Improved green lending criteria to boost discom performance, decarbonisation goals in India

The only green parameter for credit rating is the RPO which carries “the least weight,” IEEFA says.

Implementing a reinforced green lending criteria will compel power distribution companies (discoms) to improve their performance and contribute more in the decarbonisation goals in India, according Institute for Energy Economics and Financial Analysis.

IEEFA contributor Saloni Sachdeva Michael said there is an “urgent need” to look into the financial risks of high-carbon portfolios with the goal of integrating “green criteria” for lending to distribution companies.

“Establishing hybrid rating (green + credit) information systems is a fundamental task at the heart of green finance and is a necessary step to increase disclosure, transparency, and accountability of the Indian distribution sector,” Michael said.

IEEFA noted that  the only green parameter in place for discoms by the Power Finance Corporation and the Rural Electrification Corporation is the renewable purchase obligation (RPO). However, it said that this “carries the least weight – and this is not conducive to the development of green finance and a sustainable, low-carbon economy.”

For improved performance, transparency, and accountability of the discoms, Michael recommended increasing weight of the RPO and adding new green parameters to track the performance on renewable energy, electric vehicles and energy efficiency.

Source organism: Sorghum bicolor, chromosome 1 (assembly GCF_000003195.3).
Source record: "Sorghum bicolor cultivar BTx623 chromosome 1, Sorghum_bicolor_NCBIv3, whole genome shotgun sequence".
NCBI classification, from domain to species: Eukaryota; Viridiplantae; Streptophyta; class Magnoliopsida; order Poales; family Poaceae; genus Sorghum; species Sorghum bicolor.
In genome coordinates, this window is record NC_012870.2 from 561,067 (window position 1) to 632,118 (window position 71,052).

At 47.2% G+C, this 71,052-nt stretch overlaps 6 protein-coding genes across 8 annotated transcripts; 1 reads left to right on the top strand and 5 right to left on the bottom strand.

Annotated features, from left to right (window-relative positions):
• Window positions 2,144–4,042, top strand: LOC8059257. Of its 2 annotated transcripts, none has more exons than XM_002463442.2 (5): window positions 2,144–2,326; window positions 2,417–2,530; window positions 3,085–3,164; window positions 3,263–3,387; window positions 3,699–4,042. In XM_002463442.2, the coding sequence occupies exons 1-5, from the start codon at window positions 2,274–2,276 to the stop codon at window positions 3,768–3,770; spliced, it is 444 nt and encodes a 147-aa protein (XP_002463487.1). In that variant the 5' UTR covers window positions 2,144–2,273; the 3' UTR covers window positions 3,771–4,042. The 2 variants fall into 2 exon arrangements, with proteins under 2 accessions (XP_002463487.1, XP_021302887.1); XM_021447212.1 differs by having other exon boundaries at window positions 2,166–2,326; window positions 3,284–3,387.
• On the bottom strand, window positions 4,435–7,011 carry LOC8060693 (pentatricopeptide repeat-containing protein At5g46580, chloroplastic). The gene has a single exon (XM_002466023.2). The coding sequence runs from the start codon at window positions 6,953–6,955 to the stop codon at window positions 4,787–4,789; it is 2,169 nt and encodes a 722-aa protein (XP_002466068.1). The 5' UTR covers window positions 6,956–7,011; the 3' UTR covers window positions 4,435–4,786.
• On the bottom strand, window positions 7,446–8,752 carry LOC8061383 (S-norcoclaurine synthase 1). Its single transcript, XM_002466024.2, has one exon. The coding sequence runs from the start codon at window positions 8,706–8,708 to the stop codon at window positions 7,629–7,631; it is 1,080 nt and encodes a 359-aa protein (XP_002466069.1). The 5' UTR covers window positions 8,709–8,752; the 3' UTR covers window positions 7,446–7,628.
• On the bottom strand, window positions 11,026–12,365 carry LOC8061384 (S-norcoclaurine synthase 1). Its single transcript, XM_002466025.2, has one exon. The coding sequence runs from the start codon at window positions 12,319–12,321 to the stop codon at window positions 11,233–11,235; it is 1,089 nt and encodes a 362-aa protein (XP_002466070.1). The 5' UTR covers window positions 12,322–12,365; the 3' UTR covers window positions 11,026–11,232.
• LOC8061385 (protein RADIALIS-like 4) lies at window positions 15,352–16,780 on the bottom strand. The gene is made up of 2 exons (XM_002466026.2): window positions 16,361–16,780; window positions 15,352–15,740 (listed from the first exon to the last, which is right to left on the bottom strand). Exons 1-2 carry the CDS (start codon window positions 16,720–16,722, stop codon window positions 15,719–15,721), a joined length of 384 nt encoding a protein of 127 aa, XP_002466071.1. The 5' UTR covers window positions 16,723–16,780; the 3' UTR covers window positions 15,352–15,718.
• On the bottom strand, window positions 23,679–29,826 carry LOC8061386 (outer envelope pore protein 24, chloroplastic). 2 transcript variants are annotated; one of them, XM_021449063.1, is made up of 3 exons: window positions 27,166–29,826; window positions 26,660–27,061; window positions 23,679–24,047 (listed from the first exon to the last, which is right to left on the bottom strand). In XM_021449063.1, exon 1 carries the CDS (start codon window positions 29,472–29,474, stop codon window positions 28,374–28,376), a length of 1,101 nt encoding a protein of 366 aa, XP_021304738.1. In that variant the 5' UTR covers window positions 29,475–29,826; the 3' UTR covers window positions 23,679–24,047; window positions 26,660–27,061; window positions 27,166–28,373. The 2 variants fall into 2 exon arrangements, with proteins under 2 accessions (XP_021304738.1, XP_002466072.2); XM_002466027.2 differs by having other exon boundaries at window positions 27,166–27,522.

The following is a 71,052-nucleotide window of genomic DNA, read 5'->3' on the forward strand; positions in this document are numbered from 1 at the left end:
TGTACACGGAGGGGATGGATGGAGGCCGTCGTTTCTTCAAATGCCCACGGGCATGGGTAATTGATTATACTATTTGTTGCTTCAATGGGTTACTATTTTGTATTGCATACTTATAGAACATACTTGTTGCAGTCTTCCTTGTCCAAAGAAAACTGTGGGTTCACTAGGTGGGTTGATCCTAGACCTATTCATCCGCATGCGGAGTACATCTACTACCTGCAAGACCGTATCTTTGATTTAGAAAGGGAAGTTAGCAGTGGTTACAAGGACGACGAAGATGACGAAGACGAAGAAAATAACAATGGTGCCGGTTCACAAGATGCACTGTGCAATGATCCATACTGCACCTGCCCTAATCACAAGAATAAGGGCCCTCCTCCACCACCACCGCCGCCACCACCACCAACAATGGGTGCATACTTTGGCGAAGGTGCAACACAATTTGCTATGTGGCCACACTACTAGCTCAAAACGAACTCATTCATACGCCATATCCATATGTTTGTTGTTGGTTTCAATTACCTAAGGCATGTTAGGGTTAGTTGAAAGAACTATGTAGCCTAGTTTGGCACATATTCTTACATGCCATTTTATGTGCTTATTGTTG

There should also be link bail-out packages for discoms to green performance based on hybrid credit rating and align domestic banking with the best practices on green finance globally.

Michael said that there is currently limited tracking and monitoring of distribution companies’ decarbonisation plans and green performance, adding rating methodology that will include criteria for green initiatives by these companies.

“A hybrid rating that incorporates both green and credit performance of discoms will provide a true picture of the sector’s green disclosure and readiness for the energy transition,” she said.

IEEFA added that India targets to reach 450 gigawatts (GW) of renewable energy capacity by 2030 and it needs to deploy investments worth US$500b to achieve its goal.

Of which US$300b would be for solar and wind infrastructure, whilst US$50b would be for grid firming investments, and US$150b for the expansion and modernisation of transmission, it said.

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